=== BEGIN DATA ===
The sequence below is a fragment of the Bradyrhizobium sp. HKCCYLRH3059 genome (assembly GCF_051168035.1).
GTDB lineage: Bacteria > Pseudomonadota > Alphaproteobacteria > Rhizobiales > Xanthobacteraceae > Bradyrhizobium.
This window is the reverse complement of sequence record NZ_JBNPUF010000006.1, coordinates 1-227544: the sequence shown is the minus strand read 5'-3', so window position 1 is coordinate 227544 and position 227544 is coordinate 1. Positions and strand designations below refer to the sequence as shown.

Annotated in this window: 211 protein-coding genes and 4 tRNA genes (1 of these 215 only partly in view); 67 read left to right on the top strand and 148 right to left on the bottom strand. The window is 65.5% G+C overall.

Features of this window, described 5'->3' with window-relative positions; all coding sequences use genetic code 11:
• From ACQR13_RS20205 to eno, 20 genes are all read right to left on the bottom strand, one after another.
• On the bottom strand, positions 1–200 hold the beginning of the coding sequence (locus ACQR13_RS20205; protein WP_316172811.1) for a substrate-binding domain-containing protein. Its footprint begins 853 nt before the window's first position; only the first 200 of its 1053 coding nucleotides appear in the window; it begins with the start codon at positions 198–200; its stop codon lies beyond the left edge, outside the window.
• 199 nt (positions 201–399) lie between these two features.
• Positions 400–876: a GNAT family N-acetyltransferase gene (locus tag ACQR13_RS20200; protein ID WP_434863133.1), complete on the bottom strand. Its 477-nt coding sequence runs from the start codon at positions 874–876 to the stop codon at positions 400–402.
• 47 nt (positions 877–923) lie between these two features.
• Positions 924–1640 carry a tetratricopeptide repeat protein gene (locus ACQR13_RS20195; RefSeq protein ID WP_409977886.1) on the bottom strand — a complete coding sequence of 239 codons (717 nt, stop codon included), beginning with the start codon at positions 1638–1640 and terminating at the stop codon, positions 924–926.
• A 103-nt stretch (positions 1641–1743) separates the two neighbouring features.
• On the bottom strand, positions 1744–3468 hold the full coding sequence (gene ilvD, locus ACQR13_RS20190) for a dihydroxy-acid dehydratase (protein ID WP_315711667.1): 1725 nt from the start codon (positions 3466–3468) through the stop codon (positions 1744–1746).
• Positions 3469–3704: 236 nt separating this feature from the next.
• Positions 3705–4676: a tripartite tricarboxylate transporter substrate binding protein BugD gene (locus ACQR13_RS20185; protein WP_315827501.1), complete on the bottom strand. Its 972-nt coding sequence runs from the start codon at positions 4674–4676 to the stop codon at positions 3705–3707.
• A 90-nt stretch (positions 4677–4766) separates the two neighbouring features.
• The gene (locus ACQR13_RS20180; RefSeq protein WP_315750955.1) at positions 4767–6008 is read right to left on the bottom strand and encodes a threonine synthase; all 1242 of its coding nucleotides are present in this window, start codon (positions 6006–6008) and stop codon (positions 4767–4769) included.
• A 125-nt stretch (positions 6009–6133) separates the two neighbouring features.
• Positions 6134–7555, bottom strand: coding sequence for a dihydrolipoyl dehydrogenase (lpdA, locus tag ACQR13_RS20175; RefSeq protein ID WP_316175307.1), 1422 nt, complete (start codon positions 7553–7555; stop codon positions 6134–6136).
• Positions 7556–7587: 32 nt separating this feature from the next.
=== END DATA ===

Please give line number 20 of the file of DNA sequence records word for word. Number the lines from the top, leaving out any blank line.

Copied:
• Positions 7556–7587: 32 nt separating this feature from the next.